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Lenin Felix
Lenin Felix

Posted on

3 ways to remove duplicates in an Array in Javascript

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Let's check, many times (or few) arises the need to remove duplicate elements given in an array, I don't know... it can be because you have to print a list from the super, remove a student that duplicated his record in a form, infinity of things, so let's see some ways to do this:

1) Use Set

Using Set(), an instance of unique values will be created, implicitly using this instance will delete the duplicates.

So we can make use of this instance and from there we will have to convert that instance into a new array, and that would be it:

let chars = ['A', 'B', 'A', 'C', 'B'];
let uniqueChars = [...new Set(chars)];

console.log(uniqueChars);
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Output:

['A', 'B', 'C']
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2) Using the indexOf() and filter() methods

The indexOf() method returns the index of the first occurrence of the element in the array:

let chars = ['A', 'B', 'A', 'C', 'B'];
chars.indexOf('B');
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Output:

1
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The duplicate element is the element whose index is different from its indexOf() value:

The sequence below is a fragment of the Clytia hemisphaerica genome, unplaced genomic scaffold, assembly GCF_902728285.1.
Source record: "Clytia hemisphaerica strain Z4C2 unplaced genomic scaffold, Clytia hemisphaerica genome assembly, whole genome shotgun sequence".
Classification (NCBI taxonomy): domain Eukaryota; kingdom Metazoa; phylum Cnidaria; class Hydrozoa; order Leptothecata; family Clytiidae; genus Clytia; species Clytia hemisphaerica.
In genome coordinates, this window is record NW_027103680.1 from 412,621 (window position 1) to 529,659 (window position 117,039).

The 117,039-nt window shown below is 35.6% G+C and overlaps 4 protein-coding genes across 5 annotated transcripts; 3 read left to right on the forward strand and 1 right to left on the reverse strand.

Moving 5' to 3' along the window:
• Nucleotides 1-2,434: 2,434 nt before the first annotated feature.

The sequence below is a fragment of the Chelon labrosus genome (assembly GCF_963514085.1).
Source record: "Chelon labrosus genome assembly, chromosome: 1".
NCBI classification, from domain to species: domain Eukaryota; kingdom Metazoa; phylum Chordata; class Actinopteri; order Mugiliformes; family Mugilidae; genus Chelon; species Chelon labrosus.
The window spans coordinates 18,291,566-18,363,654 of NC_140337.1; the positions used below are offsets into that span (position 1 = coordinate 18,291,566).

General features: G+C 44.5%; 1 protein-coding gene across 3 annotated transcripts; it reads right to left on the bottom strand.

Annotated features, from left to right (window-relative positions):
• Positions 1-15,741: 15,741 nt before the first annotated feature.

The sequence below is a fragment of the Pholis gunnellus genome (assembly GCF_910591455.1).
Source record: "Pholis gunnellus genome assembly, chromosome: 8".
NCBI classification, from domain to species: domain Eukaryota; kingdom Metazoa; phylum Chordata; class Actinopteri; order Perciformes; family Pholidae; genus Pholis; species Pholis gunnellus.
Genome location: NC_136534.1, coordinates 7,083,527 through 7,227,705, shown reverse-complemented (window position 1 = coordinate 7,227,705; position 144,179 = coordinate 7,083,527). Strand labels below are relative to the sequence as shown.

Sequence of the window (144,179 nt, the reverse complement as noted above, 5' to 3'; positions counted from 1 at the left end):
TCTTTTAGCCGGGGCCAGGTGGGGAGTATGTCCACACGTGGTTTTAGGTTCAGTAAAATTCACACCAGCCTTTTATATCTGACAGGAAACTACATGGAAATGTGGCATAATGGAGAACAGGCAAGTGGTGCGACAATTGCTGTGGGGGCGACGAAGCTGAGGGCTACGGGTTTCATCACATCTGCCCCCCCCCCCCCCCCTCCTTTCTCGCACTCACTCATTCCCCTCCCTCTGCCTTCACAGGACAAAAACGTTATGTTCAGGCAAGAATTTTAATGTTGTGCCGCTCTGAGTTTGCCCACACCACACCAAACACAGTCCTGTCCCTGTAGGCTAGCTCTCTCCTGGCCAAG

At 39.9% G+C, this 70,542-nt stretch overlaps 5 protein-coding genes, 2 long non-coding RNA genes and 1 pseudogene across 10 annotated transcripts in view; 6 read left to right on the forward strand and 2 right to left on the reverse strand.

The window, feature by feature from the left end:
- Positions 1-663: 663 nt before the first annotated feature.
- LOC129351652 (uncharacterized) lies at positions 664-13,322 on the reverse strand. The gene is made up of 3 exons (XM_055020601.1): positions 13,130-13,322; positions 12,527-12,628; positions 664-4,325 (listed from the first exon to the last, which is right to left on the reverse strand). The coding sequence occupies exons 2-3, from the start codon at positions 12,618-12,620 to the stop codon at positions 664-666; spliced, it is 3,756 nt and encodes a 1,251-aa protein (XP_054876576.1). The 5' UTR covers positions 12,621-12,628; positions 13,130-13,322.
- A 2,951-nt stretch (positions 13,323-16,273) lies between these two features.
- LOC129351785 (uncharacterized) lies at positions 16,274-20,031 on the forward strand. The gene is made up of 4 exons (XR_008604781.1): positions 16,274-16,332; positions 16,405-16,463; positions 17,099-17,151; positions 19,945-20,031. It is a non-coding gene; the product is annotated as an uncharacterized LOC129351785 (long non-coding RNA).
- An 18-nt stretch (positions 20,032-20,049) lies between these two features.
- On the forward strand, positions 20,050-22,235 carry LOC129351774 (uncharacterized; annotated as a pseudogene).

let chars = ['A', 'B', 'A', 'C', 'B'];

chars.forEach((element, index) => {
    console.log(`${element} - ${index} - ${chars.indexOf(element)}`);
});
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Output:

A - 0 - 0
B - 1 - 1
A - 2 - 0
C - 3 - 3
B - 4 - 1
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To eliminate duplicates, the filter() method is used to include only the elements whose indexes match their indexOf values, since we know that the filer method returns a new array based on the operations performed on it:

let chars = ['A', 'B', 'A', 'C', 'B'];

let uniqueChars = chars.filter((element, index) => {
    return chars.indexOf(element) === index;
});

console.log(uniqueChars);
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Output:

['A', 'B', 'C']
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And if by chance we need the duplicates, we can modify our function a little, just by changing our rule:

let chars = ['A', 'B', 'A', 'C', 'B'];

let dupChars = chars.filter((element, index) => {
    return chars.indexOf(element) !== index;
});

console.log(dupChars);
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Output:

['A', 'B']
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3) Using the includes() and forEach() methods

The include() function returns true if an element is in an array or false if it is not.

The following example iterates over the elements of an array and adds to a new array only the elements that are not already there:

let chars = ['A', 'B', 'A', 'C', 'B'];

let uniqueChars = [];
chars.forEach((element) => {
    if (!uniqueChars.includes(element)) {
        uniqueChars.push(element);
    }
});

console.log(uniqueChars);
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Output:

['A', 'B', 'C']  
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Basically, we have options to solve this type of problem, so don't get stuck anymore and you can use whichever one appeals to you.


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Discussion (15)